For quite a long time, I didn’t like the app icon of Amino Acids Structures and Names. It was too dark and the spacial formula was hard to comprehend that it is cysteine. So I decided to prepare this update with a new app icon (proline has three-letter abbreviation Pro) and some other improvements in design and localization. I can’t say that I’m completely satisfied with the resulting icon. The formula could be a bit larger, especially its labels. Maybe I’ll update Amino Acids again, but not now.
Tag Archives: design
Many (7.5) months ago, I published my second app called Greek Letters and Alphabet. I didn’t expect much from it, but it turned out to be fine. Especially, after it accumulated 10+ positive ratings and I made it a paid app. When I thought about updating it, I had two options. But the normal update to v. 1.1 would hide the rating history and I planned more serious changes in the quiz modes that would require the complete rework of the main menu. So I decided to go with the second option and release Greek Letters and Alphabet 2.
The English description of the game is the following:
It is a perfect app to learn Greek letters and alphabet. Choose the way of studying that suits you the best:
* Quiz “Find the Letter”
* Quiz “Name the Letter”
* Greek alphabet table
* Example of the usage of Greek Letters in math and science
* Time modes, multiple-choice questions (in Greek Letters and Alphabet 1)
Alpha, beta, gamma, and go on!
– The app is localized to 8 languages (vs. 2 languages in the first part)
– I used the same color in its design, but there are no ornaments, dragons, and the stuff
My new app is called Inorganic Acids, Polyatomic Ions and Potassium Nitrate. Hopefully, it will be useful for everyone who studies inorganic chemistry.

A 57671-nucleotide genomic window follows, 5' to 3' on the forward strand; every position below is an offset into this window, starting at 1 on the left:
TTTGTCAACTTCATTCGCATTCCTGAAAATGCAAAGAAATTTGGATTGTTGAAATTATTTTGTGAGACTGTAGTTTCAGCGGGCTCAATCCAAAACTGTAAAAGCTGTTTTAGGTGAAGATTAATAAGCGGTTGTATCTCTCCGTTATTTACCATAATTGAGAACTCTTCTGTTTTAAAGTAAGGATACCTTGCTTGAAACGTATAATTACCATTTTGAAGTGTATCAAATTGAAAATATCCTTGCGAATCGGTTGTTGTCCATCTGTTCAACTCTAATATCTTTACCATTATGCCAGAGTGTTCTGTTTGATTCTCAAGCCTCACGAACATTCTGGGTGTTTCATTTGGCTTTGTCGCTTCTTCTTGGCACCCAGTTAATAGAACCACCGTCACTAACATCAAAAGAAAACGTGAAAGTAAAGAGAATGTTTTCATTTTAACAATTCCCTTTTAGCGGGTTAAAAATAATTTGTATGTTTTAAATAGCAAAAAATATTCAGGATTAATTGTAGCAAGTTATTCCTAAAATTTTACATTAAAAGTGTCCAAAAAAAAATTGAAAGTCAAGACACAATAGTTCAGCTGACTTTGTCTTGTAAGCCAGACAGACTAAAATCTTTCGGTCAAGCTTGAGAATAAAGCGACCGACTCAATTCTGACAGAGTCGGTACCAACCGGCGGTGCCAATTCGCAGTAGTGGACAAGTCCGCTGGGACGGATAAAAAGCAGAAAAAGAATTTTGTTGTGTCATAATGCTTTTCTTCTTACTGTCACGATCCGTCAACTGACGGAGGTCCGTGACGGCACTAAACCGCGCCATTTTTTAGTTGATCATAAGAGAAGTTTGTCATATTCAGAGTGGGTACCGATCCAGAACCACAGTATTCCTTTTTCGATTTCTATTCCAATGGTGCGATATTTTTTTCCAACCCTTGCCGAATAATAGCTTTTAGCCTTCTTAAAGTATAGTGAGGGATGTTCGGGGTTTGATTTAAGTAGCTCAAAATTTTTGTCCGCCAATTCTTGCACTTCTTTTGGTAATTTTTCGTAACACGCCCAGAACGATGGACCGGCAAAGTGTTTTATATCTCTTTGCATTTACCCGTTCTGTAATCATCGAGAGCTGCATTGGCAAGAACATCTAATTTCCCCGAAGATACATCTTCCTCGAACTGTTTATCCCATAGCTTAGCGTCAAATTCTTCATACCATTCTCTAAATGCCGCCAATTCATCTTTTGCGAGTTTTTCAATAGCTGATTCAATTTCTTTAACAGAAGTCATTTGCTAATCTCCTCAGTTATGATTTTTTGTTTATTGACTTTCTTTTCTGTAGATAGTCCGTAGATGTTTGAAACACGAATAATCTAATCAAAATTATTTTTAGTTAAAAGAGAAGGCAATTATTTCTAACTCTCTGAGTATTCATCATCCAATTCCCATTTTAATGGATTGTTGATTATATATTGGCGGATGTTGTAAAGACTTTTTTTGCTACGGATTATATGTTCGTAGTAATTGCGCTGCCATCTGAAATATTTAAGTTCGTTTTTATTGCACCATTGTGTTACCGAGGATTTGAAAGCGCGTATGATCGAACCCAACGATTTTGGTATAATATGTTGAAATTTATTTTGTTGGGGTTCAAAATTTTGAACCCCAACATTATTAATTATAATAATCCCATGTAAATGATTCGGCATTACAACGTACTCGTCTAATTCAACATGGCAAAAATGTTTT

The English description:
Learn names and formulas of all important inorganic acids, polyatomic ions and their salts. An app is suitable for everyone: from high school students to chemistry professors.
Take a quiz or use the table as a reference.
* 70+ inorganic acids: from Sulfuric H2SO4 to Hydrazoic HN3
* 50+ anions and cations: from Chloride Cl– to Hydrazinium N2H5+
* 50+ salts: from Potassium nitrate KNO3 to Ammonium hexachloroplatinate (NH4)2PtCl6
– Table prepared with iOS standard elements
– Rate App button
– New smaller Open / Remove Letters buttons
– The app icon resembles a safety diamond (shows how dangerous a particular chemical compound is)
– Entering chemical formulas as answers. I even didn’t use subscripts, because in the Georgia fonts, digits are already smaller than letters.
– “Acidic” colors are used in design
– Only first 2 modes and a table are available for free. Six others modes can be purchased just for $0.99 together with removing the ads banner.
I continue thinking about the pros and cons of making the Amino Acids app using . What Color is This Monster? is essentially a similar quiz, and it was written in Cocos. I had to draw all buttons and bars but I had more freedom. But that was a game, now I’d like to make a scientific application, and the design can be different. For example, I can allow the portrait-landscape rotation. Making a scrollable table of 20 amino acids would be also much easier than in Cocos. So the first goal is to play with standard elements in Xcode and prepare main screens to see how they look. Is there enough space for all buttons I plan to add? Can I add both an image and a label to one button? Only after I set on the basic design and the standard UI vs. Cocos dilemma, I’ll begin drawing all pictures and structures.
Yesterday I took a break from blogging here because I was busy with real-life tasks and didn’t have much to say about app development. Since almost nobody reads these posts, I feel free to use blogging as an exercise in writing. Seriously, it’s the most significant piece in English I’ve written since the defense of my Ph.D. dissertation.